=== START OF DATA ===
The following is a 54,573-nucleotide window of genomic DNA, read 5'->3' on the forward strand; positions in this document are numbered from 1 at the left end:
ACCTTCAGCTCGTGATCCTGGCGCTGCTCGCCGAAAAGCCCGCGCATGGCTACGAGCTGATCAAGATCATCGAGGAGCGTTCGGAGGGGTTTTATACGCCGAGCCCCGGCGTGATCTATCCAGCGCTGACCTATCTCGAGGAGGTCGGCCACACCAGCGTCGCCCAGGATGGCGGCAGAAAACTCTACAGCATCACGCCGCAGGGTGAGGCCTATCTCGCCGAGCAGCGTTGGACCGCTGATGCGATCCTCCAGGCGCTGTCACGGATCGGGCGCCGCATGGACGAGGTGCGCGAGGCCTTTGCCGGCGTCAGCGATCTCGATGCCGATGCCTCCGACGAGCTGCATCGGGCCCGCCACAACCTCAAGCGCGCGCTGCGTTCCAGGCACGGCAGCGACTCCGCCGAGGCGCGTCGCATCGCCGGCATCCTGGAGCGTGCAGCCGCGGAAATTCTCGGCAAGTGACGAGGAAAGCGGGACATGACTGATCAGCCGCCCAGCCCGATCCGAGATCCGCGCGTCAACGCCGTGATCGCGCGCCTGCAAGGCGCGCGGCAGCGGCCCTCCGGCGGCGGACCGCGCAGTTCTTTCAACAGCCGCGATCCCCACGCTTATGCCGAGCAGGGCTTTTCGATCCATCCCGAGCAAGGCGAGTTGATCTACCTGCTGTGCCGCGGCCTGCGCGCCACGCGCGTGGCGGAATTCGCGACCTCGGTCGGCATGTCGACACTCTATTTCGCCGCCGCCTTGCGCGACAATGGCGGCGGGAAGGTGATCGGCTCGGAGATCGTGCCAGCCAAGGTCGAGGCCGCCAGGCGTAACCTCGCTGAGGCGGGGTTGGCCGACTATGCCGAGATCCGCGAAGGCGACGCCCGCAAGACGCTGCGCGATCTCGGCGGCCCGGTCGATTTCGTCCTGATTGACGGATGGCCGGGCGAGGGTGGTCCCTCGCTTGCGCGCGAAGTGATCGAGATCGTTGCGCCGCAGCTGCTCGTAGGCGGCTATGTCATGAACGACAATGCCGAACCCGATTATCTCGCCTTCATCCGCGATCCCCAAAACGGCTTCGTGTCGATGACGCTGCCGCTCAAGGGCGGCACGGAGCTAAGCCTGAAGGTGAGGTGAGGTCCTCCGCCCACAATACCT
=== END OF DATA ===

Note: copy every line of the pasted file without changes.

The following is a 54,573-nucleotide window of genomic DNA, read 5'->3' on the forward strand; positions in this document are numbered from 1 at the left end:
ACCTTCAGCTCGTGATCCTGGCGCTGCTCGCCGAAAAGCCCGCGCATGGCTACGAGCTGATCAAGATCATCGAGGAGCGTTCGGAGGGGTTTTATACGCCGAGCCCCGGCGTGATCTATCCAGCGCTGACCTATCTCGAGGAGGTCGGCCACACCAGCGTCGCCCAGGATGGCGGCAGAAAACTCTACAGCATCACGCCGCAGGGTGAGGCCTATCTCGCCGAGCAGCGTTGGACCGCTGATGCGATCCTCCAGGCGCTGTCACGGATCGGGCGCCGCATGGACGAGGTGCGCGAGGCCTTTGCCGGCGTCAGCGATCTCGATGCCGATGCCTCCGACGAGCTGCATCGGGCCCGCCACAACCTCAAGCGCGCGCTGCGTTCCAGGCACGGCAGCGACTCCGCCGAGGCGCGTCGCATCGCCGGCATCCTGGAGCGTGCAGCCGCGGAAATTCTCGGCAAGTGACGAGGAAAGCGGGACATGACTGATCAGCCGCCCAGCCCGATCCGAGATCCGCGCGTCAACGCCGTGATCGCGCGCCTGCAAGGCGCGCGGCAGCGGCCCTCCGGCGGCGGACCGCGCAGTTCTTTCAACAGCCGCGATCCCCACGCTTATGCCGAGCAGGGCTTTTCGATCCATCCCGAGCAAGGCGAGTTGATCTACCTGCTGTGCCGCGGCCTGCGCGCCACGCGCGTGGCGGAATTCGCGACCTCGGTCGGCATGTCGACACTCTATTTCGCCGCCGCCTTGCGCGACAATGGCGGCGGGAAGGTGATCGGCTCGGAGATCGTGCCAGCCAAGGTCGAGGCCGCCAGGCGTAACCTCGCTGAGGCGGGGTTGGCCGACTATGCCGAGATCCGCGAAGGCGACGCCCGCAAGACGCTGCGCGATCTCGGCGGCCCGGTCGATTTCGTCCTGATTGACGGATGGCCGGGCGAGGGTGGTCCCTCGCTTGCGCGCGAAGTGATCGAGATCGTTGCGCCGCAGCTGCTCGTAGGCGGCTATGTCATGAACGACAATGCCGAACCCGATTATCTCGCCTTCATCCGCGATCCCCAAAACGGCTTCGTGTCGATGACGCTGCCGCTCAAGGGCGGCACGGAGCTAAGCCTGAAGGTGAGGTGAGGTCCTCCGCCCACAATACCT